There are about 60 drugs in various stages of development for HIV, down from 100 in 2006, said Courtney Stanton, an analyst in the infectious diseases group at Decision Resources in Burlington, Massachusetts. Ten were discontinued or put on hold in the past year, while seven now are at the end of development, she said.
Recent failures by Merck and Avex Ltd., an Australian biotechnology company highlight the difficulty drugmakers face in coming up with a medicine that advances HIV treatment.
Merck ended work on vicriviroc, a drug similar to Selzentry, in previously treated patients in January 2010 after it failed to outperform existing therapies. Avexa, an Australian biotechnology company, scrapped apricitabine last May after five years of development. The drug was taken twice daily, putting it at a disadvantage to Gilead’s Truvada, one of the best-selling HIV treatments.
The availability of powerful combination treatments in the developed world means the number of people desperate for new drugs and available to participate in studies has plummeted, Decision Resources’ Stanton said.
“There are very few HIV patients now who can’t find effective treatment,” she said in a telephone interview. “And it’s become extraordinarily hard to show you are effective in a treatment-experienced HIV patient.”
The development process was more productive around the turn of the century. HIV was evading existing treatments, like London-based Glaxo’s AZT and Merck’s Crixivan, and drug- resistance was spreading. Doctors and patients clamored for additional options, and clinical trials were in demand as the only way to get the newest treatments. A better understanding of the virus gave drugmakers numerous targets.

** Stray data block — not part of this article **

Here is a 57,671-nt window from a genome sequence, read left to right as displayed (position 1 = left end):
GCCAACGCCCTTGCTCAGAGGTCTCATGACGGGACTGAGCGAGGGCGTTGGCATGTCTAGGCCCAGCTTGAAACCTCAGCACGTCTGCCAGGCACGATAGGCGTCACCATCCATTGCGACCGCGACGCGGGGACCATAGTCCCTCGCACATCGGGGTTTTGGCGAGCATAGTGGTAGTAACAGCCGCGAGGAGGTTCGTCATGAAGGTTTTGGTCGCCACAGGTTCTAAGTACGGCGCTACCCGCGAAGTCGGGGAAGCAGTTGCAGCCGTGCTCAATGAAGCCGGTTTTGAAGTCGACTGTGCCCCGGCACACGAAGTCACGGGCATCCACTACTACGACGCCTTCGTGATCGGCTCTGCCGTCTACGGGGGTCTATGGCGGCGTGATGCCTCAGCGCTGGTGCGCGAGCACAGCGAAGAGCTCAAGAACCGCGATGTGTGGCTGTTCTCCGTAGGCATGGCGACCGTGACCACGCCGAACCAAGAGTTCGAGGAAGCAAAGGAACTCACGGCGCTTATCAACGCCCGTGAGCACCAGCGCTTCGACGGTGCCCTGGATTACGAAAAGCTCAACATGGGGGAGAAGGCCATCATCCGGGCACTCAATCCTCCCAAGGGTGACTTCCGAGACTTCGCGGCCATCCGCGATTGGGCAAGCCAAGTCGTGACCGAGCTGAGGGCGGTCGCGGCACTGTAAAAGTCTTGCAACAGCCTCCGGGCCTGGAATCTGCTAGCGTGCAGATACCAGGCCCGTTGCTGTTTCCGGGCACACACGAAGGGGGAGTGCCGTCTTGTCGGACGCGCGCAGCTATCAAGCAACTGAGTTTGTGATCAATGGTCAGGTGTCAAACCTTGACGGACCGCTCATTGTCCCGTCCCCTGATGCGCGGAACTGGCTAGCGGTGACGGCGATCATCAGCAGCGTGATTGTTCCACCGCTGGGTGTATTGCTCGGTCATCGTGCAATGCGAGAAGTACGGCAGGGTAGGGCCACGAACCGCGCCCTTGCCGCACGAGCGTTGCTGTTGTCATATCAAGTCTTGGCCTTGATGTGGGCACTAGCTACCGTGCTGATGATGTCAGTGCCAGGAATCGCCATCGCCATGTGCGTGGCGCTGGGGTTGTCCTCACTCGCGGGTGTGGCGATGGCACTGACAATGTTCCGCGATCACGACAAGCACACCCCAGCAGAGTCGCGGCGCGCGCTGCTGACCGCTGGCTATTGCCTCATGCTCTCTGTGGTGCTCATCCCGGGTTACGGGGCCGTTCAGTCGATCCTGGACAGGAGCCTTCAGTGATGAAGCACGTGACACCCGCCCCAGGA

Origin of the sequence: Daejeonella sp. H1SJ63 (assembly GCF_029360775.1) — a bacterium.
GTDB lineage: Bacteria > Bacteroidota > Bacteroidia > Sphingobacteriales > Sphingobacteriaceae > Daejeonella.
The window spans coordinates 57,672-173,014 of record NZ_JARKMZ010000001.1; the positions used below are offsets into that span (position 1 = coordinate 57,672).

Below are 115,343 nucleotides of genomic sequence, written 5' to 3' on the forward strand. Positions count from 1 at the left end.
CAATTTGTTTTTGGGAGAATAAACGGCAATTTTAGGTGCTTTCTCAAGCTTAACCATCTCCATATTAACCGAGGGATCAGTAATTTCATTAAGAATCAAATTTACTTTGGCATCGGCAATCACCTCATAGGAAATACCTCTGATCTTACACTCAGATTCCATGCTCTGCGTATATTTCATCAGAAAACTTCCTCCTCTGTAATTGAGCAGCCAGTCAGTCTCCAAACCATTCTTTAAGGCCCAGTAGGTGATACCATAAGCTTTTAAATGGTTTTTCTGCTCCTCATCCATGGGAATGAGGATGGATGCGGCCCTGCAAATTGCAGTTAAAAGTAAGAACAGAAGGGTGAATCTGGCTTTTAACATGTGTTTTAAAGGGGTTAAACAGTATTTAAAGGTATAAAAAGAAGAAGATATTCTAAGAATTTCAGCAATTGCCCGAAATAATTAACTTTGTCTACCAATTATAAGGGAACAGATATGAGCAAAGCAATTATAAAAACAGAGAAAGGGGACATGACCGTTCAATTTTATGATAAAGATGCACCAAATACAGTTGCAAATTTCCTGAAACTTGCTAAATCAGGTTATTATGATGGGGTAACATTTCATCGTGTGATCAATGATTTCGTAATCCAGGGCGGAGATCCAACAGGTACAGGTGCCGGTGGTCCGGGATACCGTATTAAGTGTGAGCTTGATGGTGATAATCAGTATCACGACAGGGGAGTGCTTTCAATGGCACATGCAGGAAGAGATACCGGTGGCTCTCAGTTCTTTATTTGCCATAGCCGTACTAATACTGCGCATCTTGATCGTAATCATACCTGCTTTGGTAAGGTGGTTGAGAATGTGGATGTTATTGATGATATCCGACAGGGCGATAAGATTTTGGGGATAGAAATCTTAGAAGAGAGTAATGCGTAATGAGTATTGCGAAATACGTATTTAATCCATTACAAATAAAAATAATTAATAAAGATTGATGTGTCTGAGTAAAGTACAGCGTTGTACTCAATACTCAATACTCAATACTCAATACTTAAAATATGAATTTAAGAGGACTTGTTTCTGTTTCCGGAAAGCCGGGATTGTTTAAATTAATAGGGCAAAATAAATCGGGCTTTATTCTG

Drug studies are also taking more time to complete, said Norbert Bischofberger, Gilead’s chief scientific officer. The FDA now wants 48 weeks of data, and will ask companies to keep patients in the study for longer, up from 16 weeks initially, he said. Doctors want to see two or three years of data before putting their patients on a drug. European regulators have proposed extending the studies further to 96 weeks, he said.
“Honestly, that’s probably a good thing,” Bischofberger said. “It reflects that we have really good regimens.”
Gilead is fashioning a new mixture dubbed B-tripla that replaces Bristol’s Sustiva in Atripla with Johnson & Johnson’s drug TMC278. It also has a four-drug cocktail in development called Quad that uses all Gilead products. Longer term, Gilead is examining ways they could deliver HIV drugs once a month or even less frequently, as with some contraceptives, he said.
33 Million People
The number of people with HIV continues to grow. Each year, 56,000 Americans are infected with the virus, particularly gay men and minorities, according to the Centers for Disease Control and Prevention. There were 2.6 million new infections globally in 2009, with more than 33 million people living with the virus, according to UNAIDS. Now, the ultimate goal is a cure.
“The profit motives that drove HIV drug development are no longer there because the drugs are so good,” said Jacob Lalezari, director of Quest Clinical Research, a San Francisco clinical trial center, said in an interview. “It’s the greatest success of western medicine in our lifetime. And the success of HIV drugs is leading to its own demise.”